In the letter Frank thanked me for the donation and provided me information on his charities. He also gave me a run-down of the historic game on June 8, 1961, when four home runs were hit in succession in the same inning by four different players (first and only time in major league history). The four players were Eddie Matthews, Hank Aaron, Joe Adcock, and Frank. All four are in the autographed picture.
As far as my scoreboard number goes, he did say – “To your question – I have no idea. All I know that when playing left field all the numbers I have ever seen, even when I would go into the scoreboard, have always been metal. If SABR can’t help you I have no idea who might be able to help you. I’m sorry.”
This past Christmas season there were definitely some positive Frank Thomas vibes out there. On December 26th Sports Collectors Daily published an article about Frank and the work that he does to help kids with cancer. If you are interested in writing to Frank the article contains his address. There was also an article on Frank’s chartable work that appeared in the Crux on December 25th.
In early January I sent Frank a Thank You note for taking the time to write back to me and sending me the photo and Christmas card. I enclosed another small donation.
Much to my surprise I received another large envelope from Frank. Included in the envelope was a short note thanking me for the donation and an autographed photo of all Frank’s baseball cards. Also included was an autographed 2001 Topps Archives card.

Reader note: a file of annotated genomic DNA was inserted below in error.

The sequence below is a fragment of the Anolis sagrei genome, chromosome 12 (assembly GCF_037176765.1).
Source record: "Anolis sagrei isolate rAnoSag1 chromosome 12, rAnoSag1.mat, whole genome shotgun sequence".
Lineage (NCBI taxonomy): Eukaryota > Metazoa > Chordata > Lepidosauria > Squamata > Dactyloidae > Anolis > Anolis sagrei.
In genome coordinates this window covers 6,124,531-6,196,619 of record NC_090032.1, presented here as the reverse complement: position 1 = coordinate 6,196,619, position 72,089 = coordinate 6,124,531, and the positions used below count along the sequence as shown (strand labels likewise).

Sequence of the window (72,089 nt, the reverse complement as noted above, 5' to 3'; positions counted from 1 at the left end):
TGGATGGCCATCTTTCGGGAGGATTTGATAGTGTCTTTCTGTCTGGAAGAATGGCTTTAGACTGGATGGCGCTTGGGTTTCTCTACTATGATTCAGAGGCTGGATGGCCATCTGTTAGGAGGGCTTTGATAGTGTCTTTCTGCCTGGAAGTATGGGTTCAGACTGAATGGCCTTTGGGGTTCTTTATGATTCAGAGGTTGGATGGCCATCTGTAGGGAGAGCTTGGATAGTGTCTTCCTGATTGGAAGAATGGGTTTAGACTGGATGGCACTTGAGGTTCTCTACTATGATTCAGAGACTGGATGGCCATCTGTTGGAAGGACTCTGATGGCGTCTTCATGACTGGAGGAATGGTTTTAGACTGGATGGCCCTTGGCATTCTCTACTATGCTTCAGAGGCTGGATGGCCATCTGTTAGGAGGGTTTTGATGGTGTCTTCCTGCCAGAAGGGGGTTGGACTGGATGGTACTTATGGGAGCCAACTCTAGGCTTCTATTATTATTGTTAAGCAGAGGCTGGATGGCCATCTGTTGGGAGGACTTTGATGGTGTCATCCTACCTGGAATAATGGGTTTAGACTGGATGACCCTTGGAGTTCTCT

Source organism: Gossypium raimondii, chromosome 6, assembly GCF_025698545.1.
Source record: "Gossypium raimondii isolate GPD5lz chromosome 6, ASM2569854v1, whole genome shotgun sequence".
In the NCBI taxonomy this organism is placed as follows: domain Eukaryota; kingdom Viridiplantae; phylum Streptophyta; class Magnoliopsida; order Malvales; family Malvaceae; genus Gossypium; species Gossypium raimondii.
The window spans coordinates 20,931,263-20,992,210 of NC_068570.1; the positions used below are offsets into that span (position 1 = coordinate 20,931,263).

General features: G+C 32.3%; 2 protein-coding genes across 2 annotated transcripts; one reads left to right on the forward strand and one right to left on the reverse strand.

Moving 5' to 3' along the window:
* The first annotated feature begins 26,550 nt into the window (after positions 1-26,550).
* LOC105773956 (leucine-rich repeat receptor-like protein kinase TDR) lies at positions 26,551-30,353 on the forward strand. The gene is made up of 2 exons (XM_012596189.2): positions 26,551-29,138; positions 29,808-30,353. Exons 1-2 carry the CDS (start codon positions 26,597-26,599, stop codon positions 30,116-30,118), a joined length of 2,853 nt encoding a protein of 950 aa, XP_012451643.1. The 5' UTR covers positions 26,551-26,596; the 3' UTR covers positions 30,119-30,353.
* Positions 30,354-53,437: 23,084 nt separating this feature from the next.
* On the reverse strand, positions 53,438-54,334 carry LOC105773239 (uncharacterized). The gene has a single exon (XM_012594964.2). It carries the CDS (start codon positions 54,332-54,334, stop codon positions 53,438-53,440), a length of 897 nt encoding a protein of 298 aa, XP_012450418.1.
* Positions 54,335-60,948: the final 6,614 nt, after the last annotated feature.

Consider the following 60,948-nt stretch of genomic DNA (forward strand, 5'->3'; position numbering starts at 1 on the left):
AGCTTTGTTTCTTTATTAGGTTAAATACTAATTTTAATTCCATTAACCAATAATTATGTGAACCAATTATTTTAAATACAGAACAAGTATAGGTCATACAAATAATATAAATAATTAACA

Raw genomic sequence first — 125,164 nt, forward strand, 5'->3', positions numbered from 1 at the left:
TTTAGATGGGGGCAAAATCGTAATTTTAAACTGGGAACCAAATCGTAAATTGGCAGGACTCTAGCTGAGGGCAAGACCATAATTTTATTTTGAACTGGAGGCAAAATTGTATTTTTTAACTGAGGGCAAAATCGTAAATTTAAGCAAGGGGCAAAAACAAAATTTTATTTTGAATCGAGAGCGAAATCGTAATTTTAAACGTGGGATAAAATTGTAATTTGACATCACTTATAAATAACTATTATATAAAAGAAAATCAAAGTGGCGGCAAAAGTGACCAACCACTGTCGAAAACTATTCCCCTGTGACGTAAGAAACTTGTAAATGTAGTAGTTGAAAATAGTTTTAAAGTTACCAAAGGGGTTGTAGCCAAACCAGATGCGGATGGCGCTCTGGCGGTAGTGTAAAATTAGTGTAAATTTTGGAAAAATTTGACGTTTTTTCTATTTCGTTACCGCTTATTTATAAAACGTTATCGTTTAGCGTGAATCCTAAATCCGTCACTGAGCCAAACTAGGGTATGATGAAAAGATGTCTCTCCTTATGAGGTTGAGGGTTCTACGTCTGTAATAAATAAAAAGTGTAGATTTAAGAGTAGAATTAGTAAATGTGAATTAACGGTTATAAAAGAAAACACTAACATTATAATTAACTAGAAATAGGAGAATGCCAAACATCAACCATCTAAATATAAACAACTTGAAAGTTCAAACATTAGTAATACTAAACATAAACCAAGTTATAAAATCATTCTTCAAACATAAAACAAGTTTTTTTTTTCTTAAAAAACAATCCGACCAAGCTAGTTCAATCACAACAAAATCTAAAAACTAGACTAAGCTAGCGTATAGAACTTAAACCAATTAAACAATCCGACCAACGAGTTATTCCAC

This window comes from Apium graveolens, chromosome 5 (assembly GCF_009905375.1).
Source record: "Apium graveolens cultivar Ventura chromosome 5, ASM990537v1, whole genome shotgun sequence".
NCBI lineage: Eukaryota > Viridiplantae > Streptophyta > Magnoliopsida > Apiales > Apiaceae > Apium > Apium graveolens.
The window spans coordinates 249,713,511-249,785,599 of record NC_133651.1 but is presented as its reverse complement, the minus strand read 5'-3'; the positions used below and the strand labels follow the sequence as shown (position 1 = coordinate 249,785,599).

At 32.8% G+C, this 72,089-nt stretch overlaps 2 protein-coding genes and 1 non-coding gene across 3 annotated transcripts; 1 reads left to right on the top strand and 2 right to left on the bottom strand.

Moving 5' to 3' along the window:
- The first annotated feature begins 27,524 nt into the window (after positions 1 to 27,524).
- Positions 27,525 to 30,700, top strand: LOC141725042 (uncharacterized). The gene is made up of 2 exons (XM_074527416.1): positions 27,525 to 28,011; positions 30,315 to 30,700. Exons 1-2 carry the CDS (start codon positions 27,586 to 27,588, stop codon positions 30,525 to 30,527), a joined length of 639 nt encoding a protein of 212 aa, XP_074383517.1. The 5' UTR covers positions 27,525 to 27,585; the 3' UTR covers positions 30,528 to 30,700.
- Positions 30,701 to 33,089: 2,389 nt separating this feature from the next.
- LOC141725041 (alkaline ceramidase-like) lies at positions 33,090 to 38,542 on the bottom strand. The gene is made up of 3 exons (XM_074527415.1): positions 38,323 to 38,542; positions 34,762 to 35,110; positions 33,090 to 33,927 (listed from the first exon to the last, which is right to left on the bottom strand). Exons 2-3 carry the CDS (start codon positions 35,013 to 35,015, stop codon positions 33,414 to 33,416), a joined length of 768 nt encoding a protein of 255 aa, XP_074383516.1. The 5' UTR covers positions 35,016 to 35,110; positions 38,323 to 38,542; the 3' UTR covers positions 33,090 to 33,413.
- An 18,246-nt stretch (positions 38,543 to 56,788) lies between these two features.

For the moment I have hit the pause button on my authentication journey. If anyone has any suggestions for my next destination point please provide directions by way of a comment.
I like collecting autographs. In those years in the early 1990s when the hobby exploded and the number of available sets to purchase had jumped from three to at least seventeen, one of the things that kept me sane was collecting autographs.*
*I prospected at college games. Pursued minor league coaches and managers. Went to Spring Training. Hung over the rail at Candlestick. Sent out some through the mail requests. Hit a couple card shows.
In many ways my card collecting hobby transformed into a way for me to be able to pull a card of any player at any time. No this was not efficient, but in those pre-internet days it was better than betting on my local shop having a card of the player I was planning to get. Having a couple years of complete Topps sets was a great way to be sure I had cards of almost everyone who played in the majors.
Getting into autographs also meant that I had to make a decision about hobby orthodoxy. In those early 1990s there were a lot of rules. Rules about what cards to collect.* Rules about how to store them.** And rules about what condition to keep them in. Chief among the condition rules was that writing on a card was bad even if it was an autograph.